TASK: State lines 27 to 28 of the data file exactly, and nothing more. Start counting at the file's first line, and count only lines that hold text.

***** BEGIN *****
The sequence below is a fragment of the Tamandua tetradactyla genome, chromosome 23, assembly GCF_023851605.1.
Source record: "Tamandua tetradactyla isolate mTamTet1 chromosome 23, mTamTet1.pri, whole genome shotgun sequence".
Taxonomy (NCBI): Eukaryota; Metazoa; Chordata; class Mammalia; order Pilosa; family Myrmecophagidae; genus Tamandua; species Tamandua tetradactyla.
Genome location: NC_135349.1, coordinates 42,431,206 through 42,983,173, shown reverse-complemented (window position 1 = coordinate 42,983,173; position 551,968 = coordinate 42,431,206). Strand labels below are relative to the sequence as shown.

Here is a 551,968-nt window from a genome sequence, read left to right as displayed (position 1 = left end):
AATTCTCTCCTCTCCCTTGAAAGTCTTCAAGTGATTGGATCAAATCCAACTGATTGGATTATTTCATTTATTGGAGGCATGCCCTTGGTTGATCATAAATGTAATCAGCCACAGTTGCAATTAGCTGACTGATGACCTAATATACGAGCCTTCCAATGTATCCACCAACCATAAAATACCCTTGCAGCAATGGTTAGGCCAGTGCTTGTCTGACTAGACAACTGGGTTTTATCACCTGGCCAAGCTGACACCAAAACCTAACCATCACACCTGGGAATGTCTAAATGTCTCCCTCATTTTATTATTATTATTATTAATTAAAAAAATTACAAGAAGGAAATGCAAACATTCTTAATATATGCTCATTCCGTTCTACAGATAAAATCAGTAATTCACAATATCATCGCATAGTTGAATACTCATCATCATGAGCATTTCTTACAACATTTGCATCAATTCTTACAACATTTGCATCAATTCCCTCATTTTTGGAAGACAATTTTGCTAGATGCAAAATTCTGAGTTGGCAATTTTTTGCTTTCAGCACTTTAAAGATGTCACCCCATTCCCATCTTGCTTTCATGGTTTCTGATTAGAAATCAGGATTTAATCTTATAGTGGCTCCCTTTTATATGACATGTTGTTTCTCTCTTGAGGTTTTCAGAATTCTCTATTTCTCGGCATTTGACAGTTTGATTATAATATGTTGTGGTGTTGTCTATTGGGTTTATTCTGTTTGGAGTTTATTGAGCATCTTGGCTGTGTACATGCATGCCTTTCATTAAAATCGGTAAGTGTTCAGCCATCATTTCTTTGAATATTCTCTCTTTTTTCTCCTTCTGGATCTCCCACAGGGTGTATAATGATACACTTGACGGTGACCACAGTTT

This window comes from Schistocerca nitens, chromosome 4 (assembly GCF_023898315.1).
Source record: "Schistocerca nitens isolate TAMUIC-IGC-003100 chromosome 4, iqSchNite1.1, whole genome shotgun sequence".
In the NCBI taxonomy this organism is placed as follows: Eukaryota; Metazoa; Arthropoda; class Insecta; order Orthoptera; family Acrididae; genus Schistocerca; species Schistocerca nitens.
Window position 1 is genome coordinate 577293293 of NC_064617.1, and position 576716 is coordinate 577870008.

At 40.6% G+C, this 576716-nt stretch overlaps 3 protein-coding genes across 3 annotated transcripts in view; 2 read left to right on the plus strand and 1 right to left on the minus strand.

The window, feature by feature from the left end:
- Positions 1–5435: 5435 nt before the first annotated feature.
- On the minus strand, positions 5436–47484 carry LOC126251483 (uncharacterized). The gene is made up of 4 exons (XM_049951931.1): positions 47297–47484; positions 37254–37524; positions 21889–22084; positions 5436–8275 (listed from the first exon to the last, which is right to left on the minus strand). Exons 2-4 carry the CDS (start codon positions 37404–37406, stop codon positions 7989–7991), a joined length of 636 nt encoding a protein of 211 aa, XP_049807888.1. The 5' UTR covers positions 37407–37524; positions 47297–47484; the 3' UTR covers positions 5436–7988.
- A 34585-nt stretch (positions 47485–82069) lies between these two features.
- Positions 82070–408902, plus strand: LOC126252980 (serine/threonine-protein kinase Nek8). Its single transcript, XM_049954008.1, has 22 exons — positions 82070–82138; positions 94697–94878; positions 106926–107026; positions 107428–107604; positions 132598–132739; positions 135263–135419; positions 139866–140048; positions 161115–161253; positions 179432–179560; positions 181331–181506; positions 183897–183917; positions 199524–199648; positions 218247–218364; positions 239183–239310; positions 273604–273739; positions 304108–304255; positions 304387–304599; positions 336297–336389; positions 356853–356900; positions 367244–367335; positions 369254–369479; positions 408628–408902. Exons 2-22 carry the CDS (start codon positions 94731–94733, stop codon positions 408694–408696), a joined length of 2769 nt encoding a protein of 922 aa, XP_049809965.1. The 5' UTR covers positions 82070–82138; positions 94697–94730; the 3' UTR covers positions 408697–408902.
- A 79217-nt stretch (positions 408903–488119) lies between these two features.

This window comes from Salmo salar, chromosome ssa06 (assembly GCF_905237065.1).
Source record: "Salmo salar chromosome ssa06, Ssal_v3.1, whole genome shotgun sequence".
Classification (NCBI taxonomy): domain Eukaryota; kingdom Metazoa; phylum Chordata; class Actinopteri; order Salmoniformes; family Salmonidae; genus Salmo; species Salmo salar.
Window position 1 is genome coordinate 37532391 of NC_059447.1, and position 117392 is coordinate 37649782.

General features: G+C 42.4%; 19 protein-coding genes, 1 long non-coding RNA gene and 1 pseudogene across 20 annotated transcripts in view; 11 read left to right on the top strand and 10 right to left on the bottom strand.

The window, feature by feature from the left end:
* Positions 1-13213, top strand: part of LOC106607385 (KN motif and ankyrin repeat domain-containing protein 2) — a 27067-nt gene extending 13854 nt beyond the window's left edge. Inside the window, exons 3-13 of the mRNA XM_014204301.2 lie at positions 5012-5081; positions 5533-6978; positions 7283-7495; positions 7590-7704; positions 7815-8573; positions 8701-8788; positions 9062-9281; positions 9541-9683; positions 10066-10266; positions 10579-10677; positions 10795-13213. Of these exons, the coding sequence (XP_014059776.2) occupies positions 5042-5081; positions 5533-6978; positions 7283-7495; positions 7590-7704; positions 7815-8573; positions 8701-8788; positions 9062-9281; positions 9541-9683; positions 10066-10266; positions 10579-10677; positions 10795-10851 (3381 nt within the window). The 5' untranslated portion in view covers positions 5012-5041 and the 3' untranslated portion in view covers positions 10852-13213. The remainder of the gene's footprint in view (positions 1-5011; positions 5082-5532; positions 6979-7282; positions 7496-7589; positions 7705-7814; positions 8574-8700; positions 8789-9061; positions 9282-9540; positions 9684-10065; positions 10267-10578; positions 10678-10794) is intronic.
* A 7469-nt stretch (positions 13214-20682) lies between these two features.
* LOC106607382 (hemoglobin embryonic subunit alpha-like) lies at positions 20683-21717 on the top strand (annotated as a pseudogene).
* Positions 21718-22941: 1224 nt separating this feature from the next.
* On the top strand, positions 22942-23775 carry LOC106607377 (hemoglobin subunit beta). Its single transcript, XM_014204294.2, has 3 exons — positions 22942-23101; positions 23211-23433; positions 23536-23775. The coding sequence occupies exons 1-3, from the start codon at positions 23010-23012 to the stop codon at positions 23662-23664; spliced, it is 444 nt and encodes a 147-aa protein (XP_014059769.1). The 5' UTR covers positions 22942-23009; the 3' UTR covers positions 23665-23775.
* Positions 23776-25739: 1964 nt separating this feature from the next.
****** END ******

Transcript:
* Positions 21718-22941: 1224 nt separating this feature from the next.
* On the top strand, positions 22942-23775 carry LOC106607377 (hemoglobin subunit beta). Its single transcript, XM_014204294.2, has 3 exons — positions 22942-23101; positions 23211-23433; positions 23536-23775. The coding sequence occupies exons 1-3, from the start codon at positions 23010-23012 to the stop codon at positions 23662-23664; spliced, it is 444 nt and encodes a 147-aa protein (XP_014059769.1). The 5' UTR covers positions 22942-23009; the 3' UTR covers positions 23665-23775.